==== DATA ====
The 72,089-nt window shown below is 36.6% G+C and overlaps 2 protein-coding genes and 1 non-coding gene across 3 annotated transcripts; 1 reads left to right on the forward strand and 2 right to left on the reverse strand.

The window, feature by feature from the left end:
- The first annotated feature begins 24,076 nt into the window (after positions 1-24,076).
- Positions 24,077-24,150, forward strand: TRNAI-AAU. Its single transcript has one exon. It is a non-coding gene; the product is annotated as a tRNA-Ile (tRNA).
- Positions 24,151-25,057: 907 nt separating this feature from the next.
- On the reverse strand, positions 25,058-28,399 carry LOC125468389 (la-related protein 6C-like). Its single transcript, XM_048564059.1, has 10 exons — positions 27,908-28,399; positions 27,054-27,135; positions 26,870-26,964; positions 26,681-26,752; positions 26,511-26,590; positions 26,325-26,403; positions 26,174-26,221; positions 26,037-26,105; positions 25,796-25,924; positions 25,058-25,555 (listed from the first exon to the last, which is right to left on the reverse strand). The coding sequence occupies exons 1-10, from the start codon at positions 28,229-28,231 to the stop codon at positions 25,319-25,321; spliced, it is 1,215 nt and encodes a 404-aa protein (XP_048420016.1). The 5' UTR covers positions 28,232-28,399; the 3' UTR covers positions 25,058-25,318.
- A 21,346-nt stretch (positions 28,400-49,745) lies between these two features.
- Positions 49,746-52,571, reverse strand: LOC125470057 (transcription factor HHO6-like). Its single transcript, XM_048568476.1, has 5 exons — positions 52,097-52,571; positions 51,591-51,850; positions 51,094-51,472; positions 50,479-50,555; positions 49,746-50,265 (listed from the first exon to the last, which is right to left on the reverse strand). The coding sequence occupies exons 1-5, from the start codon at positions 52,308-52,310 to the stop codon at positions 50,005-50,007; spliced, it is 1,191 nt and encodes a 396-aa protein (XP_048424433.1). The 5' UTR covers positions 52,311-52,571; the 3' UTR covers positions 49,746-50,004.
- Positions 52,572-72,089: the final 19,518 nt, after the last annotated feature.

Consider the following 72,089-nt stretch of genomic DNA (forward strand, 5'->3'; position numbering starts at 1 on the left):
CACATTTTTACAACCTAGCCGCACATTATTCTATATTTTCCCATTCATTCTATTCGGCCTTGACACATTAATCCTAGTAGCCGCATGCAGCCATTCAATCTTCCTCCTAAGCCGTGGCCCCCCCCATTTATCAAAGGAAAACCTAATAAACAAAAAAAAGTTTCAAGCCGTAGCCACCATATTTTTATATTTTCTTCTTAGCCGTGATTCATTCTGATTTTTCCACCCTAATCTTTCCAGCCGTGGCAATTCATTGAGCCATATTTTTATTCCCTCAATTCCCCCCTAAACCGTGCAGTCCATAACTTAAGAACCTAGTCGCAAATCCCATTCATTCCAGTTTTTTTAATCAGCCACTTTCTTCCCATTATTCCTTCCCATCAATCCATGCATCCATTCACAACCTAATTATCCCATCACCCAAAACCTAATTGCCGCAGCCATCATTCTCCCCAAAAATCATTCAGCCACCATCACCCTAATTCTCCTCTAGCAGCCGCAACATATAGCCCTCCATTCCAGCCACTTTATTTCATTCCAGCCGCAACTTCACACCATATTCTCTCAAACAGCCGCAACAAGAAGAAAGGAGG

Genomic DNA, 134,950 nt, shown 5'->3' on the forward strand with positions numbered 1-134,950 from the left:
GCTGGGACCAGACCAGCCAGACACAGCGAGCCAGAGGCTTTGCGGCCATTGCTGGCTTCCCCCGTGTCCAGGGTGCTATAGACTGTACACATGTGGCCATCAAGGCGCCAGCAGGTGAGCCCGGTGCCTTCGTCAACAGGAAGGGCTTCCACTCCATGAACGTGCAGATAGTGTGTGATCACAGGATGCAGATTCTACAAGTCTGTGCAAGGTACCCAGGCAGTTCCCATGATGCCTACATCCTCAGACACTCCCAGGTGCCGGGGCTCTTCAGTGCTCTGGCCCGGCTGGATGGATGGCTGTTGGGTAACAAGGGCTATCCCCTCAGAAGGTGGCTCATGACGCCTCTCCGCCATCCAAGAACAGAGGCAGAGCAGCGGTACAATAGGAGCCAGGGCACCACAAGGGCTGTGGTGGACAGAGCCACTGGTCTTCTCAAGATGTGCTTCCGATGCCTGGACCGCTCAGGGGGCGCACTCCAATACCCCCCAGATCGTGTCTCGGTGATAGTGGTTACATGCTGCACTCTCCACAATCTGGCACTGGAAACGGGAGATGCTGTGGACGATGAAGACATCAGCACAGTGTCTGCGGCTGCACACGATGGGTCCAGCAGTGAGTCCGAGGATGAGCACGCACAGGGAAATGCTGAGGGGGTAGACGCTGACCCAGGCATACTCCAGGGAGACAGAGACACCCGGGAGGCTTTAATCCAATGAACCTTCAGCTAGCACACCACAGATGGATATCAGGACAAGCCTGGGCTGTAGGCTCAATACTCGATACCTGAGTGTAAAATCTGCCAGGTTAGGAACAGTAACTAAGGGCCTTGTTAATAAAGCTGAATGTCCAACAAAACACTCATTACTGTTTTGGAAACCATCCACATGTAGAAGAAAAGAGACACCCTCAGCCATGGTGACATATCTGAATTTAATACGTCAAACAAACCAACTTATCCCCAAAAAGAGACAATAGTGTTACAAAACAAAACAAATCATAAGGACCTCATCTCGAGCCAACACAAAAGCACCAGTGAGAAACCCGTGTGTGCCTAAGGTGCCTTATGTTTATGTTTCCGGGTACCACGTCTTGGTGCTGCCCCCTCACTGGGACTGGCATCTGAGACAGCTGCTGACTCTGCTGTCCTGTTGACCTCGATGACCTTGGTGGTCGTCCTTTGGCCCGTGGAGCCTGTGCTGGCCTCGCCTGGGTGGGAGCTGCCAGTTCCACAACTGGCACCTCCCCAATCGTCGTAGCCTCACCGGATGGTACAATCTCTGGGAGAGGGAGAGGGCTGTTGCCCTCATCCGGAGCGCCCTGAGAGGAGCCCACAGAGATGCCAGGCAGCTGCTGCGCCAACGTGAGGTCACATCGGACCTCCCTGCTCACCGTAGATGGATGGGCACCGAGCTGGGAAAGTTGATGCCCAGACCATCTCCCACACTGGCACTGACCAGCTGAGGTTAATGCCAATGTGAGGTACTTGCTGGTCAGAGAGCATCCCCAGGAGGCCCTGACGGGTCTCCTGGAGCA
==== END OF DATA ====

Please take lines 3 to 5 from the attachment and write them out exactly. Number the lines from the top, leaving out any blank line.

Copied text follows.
- The first annotated feature begins 24,076 nt into the window (after positions 1-24,076).
- Positions 24,077-24,150, forward strand: TRNAI-AAU. Its single transcript has one exon. It is a non-coding gene; the product is annotated as a tRNA-Ile (tRNA).
- Positions 24,151-25,057: 907 nt separating this feature from the next.